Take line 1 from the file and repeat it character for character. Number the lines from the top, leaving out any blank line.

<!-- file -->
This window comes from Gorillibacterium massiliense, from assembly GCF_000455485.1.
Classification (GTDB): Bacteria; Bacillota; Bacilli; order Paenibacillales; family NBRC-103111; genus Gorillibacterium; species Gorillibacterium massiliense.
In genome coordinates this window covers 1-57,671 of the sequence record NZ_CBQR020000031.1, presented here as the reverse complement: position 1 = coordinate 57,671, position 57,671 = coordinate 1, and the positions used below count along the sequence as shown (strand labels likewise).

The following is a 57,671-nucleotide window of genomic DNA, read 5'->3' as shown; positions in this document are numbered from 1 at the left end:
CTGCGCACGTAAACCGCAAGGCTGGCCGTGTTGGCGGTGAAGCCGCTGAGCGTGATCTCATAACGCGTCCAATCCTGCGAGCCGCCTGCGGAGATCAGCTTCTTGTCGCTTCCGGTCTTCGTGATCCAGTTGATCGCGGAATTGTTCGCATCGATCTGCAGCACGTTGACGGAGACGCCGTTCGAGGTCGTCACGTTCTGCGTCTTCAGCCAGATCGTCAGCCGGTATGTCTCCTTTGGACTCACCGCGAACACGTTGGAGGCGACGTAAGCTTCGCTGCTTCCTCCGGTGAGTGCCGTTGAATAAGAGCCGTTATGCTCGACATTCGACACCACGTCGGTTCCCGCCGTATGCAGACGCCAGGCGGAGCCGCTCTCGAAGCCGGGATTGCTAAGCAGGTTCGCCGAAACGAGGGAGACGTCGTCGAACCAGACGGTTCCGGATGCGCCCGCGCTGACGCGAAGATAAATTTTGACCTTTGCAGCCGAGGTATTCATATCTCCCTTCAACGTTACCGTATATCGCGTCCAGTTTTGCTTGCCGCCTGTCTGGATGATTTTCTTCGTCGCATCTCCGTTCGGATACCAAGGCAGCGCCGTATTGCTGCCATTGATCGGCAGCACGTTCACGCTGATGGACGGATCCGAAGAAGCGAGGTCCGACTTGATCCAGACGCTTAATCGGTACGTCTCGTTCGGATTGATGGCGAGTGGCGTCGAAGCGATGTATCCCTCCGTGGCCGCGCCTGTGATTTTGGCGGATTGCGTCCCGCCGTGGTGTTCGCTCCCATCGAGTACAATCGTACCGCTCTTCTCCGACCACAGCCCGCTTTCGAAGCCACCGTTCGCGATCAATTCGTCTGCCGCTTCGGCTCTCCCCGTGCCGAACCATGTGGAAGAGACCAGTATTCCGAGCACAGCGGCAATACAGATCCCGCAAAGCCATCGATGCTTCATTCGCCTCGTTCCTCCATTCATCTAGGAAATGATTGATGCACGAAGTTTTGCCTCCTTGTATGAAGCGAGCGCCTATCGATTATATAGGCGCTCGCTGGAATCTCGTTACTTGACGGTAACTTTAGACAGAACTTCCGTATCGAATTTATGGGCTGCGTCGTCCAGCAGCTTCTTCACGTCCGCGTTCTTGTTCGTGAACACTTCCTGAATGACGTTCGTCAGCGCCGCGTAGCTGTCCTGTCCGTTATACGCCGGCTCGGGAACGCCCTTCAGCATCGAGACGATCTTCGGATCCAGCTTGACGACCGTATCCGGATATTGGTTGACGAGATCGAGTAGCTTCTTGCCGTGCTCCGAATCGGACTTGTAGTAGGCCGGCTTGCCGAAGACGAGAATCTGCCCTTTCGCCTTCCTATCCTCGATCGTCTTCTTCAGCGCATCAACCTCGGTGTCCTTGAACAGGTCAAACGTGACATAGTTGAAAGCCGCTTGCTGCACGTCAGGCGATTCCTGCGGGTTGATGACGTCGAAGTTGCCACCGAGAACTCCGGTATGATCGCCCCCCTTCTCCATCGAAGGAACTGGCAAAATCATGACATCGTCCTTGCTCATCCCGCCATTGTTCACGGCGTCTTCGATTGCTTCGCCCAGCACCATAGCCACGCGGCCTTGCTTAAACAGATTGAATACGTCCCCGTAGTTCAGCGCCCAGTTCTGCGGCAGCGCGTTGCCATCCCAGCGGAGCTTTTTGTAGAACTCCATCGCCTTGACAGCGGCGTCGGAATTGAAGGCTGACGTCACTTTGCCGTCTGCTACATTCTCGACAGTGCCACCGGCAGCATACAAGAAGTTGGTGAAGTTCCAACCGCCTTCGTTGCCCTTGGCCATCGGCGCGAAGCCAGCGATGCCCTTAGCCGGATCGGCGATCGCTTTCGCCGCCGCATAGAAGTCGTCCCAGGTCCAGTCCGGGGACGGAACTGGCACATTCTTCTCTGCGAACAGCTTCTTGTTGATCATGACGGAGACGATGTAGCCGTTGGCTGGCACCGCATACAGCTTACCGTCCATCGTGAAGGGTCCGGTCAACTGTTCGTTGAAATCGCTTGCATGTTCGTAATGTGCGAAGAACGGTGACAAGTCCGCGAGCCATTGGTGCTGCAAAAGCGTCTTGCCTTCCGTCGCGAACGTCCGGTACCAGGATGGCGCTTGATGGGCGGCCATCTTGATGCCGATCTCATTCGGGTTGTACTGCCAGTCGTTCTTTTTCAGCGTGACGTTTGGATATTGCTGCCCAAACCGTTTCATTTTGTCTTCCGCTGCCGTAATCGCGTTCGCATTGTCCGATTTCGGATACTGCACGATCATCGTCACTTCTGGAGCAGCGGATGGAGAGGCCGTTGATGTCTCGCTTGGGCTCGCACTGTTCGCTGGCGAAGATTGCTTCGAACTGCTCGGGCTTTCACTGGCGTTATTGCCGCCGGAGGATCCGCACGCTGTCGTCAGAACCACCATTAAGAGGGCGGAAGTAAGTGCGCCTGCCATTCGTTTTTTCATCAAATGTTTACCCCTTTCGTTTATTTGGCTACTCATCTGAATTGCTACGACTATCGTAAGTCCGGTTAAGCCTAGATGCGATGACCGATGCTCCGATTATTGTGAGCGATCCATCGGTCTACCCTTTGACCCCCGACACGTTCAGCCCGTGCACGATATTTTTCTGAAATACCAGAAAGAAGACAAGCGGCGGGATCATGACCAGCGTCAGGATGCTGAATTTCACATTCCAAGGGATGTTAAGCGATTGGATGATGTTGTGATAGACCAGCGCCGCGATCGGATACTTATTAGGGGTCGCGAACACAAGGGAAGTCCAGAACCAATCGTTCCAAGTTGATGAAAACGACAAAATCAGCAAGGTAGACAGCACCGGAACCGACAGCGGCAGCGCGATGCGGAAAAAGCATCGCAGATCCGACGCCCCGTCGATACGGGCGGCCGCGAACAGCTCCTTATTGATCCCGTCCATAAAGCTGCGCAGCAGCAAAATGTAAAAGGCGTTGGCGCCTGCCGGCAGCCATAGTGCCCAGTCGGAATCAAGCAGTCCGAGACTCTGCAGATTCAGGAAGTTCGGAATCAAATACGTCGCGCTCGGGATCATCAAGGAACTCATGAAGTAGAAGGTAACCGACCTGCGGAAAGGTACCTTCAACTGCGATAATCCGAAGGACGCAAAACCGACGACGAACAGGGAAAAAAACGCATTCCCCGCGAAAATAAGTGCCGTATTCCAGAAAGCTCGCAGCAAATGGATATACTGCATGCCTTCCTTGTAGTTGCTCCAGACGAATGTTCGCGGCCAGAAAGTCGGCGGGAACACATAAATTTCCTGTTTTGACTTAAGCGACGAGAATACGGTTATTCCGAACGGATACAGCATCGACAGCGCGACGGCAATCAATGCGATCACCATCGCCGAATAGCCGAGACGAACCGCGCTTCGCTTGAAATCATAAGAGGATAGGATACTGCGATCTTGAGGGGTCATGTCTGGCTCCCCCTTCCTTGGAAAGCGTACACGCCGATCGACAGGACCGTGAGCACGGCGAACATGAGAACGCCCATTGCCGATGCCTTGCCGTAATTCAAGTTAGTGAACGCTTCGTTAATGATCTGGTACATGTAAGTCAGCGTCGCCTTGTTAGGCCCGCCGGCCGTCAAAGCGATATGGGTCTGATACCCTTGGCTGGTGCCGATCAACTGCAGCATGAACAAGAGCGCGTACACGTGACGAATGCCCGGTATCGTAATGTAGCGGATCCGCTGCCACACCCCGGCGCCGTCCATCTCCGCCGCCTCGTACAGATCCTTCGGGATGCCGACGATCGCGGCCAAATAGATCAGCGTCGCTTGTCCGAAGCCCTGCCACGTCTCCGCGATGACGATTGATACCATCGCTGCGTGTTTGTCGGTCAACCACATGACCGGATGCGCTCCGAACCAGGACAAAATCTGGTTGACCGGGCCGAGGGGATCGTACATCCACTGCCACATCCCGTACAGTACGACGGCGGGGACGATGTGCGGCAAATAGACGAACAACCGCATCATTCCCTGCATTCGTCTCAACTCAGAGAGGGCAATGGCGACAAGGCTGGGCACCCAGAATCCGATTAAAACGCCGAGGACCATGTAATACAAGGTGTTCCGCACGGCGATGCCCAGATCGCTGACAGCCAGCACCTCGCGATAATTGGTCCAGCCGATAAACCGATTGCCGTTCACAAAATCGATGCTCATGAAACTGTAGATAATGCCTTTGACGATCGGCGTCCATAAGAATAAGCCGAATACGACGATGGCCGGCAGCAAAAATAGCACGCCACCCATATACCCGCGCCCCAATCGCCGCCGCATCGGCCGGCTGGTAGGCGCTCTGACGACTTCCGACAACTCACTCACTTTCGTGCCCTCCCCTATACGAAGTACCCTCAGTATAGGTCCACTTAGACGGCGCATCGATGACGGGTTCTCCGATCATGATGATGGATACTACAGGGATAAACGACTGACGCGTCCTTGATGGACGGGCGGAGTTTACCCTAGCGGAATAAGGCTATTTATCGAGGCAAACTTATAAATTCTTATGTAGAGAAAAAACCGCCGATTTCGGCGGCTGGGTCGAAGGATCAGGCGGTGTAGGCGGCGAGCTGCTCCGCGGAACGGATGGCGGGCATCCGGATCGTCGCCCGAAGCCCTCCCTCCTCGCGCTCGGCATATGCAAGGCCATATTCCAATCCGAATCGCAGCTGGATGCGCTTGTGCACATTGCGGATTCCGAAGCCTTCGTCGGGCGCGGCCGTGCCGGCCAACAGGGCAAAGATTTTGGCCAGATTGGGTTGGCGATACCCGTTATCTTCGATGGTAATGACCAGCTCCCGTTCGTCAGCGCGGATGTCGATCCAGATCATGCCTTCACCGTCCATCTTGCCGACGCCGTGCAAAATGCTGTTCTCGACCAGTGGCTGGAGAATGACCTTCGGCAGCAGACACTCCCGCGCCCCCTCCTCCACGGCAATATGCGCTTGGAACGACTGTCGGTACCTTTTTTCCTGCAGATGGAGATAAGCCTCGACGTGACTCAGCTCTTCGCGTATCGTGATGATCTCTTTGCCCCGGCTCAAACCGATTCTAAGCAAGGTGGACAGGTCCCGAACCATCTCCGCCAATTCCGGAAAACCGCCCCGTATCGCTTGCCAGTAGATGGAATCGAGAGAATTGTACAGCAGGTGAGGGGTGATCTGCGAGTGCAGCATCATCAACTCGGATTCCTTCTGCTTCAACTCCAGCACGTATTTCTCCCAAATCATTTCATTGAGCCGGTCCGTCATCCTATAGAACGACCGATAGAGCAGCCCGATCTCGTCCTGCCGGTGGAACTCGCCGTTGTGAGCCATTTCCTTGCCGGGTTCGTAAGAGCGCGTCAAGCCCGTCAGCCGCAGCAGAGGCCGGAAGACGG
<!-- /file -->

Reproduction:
This window comes from Gorillibacterium massiliense, from assembly GCF_000455485.1.